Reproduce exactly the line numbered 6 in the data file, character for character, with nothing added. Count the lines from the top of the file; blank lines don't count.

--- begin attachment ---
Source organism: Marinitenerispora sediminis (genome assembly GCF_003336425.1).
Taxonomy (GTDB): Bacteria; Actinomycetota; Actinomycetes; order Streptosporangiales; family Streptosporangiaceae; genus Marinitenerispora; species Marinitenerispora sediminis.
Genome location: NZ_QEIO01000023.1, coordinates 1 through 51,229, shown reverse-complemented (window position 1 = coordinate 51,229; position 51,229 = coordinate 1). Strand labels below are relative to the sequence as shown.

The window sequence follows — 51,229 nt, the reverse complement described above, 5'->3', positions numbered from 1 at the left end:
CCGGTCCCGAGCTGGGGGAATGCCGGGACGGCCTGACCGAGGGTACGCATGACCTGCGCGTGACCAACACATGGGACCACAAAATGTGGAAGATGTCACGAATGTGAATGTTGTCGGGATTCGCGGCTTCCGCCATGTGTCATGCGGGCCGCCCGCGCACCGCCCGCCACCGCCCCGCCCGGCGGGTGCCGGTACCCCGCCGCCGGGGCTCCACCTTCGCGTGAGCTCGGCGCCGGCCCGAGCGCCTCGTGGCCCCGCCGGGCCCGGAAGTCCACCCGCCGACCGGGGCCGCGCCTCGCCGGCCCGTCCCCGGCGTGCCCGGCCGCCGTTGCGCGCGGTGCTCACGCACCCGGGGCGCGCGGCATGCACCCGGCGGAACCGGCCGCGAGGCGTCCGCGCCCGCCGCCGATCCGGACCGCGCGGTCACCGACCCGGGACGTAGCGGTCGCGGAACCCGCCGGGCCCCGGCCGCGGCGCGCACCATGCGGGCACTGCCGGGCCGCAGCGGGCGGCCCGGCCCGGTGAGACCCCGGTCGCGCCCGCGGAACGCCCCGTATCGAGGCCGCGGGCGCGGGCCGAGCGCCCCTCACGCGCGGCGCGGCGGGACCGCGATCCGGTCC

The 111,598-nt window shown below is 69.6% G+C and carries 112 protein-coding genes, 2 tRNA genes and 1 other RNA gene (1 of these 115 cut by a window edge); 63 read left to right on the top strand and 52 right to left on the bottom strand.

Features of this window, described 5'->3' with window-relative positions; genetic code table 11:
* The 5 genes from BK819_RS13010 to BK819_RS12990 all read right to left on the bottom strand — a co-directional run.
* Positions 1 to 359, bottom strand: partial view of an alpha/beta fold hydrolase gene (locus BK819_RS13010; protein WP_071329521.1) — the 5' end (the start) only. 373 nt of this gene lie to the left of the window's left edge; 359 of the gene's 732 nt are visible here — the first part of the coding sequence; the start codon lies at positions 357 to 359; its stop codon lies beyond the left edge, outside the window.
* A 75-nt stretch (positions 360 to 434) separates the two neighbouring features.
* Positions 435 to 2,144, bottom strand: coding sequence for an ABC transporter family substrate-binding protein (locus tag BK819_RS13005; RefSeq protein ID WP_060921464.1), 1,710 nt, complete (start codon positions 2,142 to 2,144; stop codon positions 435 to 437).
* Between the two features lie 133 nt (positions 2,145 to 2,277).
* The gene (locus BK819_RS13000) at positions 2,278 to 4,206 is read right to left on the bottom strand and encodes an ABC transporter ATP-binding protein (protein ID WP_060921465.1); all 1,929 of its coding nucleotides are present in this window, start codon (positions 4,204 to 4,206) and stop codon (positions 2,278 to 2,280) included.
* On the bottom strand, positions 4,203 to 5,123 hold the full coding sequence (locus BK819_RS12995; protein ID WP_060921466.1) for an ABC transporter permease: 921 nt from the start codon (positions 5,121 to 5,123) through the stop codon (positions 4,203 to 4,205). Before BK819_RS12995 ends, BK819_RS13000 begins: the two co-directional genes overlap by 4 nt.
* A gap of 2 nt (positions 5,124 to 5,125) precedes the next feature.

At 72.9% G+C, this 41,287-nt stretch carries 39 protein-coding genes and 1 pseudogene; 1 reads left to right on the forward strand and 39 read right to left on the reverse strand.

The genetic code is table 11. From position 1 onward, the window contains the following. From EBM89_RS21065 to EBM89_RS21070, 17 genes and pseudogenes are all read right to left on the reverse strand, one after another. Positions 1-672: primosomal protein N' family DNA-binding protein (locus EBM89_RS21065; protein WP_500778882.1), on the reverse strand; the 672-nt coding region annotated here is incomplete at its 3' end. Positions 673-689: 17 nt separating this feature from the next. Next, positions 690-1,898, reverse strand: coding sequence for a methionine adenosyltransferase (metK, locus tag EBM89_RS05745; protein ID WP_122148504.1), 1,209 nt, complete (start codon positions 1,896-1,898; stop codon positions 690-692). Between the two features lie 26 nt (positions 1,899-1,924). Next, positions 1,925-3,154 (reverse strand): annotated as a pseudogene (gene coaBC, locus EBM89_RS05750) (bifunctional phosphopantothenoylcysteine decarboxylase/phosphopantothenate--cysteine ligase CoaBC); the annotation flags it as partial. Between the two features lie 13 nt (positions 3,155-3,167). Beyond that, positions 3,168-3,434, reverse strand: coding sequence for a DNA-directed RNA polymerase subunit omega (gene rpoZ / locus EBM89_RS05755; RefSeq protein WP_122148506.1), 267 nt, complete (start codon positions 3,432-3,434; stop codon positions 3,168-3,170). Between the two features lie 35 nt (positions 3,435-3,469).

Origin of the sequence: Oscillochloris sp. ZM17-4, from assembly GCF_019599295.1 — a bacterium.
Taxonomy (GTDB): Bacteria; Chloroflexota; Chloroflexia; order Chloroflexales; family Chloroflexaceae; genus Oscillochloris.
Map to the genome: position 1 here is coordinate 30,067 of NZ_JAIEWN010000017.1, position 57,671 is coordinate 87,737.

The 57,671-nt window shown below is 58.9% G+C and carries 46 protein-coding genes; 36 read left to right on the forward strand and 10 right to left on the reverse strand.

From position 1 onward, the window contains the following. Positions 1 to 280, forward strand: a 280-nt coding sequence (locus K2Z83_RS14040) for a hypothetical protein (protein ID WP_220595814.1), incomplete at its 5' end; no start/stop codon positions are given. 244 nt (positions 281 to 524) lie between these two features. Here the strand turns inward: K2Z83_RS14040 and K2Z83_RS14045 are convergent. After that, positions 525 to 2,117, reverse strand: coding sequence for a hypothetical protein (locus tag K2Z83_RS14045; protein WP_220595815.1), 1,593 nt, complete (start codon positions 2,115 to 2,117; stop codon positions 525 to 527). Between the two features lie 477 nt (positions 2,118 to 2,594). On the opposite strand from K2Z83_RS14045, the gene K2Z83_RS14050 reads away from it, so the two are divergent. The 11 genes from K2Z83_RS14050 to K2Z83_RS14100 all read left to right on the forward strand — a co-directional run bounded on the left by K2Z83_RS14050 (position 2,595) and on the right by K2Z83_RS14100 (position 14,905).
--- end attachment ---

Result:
The 111,598-nt window shown below is 69.6% G+C and carries 112 protein-coding genes, 2 tRNA genes and 1 other RNA gene (1 of these 115 cut by a window edge); 63 read left to right on the top strand and 52 right to left on the bottom strand.